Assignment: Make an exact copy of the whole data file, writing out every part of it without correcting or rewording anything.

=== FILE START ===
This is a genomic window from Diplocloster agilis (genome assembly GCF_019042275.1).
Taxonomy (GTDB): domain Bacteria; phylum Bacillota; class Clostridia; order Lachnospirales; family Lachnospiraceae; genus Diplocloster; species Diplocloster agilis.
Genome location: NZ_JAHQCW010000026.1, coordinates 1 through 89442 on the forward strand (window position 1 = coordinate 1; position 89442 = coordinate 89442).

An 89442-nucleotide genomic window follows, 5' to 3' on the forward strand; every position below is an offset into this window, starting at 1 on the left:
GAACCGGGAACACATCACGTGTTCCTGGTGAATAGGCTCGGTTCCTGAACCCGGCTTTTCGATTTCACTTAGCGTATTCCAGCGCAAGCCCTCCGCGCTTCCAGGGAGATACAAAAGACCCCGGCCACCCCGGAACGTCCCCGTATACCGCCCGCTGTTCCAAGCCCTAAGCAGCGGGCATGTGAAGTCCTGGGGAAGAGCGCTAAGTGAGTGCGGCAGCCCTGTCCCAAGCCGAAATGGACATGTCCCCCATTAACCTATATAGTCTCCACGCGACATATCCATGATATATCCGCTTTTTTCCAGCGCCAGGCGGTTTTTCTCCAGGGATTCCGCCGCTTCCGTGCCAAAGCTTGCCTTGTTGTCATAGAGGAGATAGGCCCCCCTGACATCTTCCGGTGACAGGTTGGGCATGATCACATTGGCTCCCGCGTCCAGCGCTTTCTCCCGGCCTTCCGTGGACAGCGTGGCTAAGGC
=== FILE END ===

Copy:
This is a genomic window from Diplocloster agilis (genome assembly GCF_019042275.1).
Taxonomy (GTDB): domain Bacteria; phylum Bacillota; class Clostridia; order Lachnospirales; family Lachnospiraceae; genus Diplocloster; species Diplocloster agilis.
Genome location: NZ_JAHQCW010000026.1, coordinates 1 through 89442 on the forward strand (window position 1 = coordinate 1; position 89442 = coordinate 89442).

An 89442-nucleotide genomic window follows, 5' to 3' on the forward strand; every position below is an offset into this window, starting at 1 on the left:
GAACCGGGAACACATCACGTGTTCCTGGTGAATAGGCTCGGTTCCTGAACCCGGCTTTTCGATTTCACTTAGCGTATTCCAGCGCAAGCCCTCCGCGCTTCCAGGGAGATACAAAAGACCCCGGCCACCCCGGAACGTCCCCGTATACCGCCCGCTGTTCCAAGCCCTAAGCAGCGGGCATGTGAAGTCCTGGGGAAGAGCGCTAAGTGAGTGCGGCAGCCCTGTCCCAAGCCGAAATGGACATGTCCCCCATTAACCTATATAGTCTCCACGCGACATATCCATGATATATCCGCTTTTTTCCAGCGCCAGGCGGTTTTTCTCCAGGGATTCCGCCGCTTCCGTGCCAAAGCTTGCCTTGTTGTCATAGAGGAGATAGGCCCCCCTGACATCTTCCGGTGACAGGTTGGGCATGATCACATTGGCTCCCGCGTCCAGCGCTTTCTCCCGGCCTTCCGTGGACAGCGTGGCTAAGGC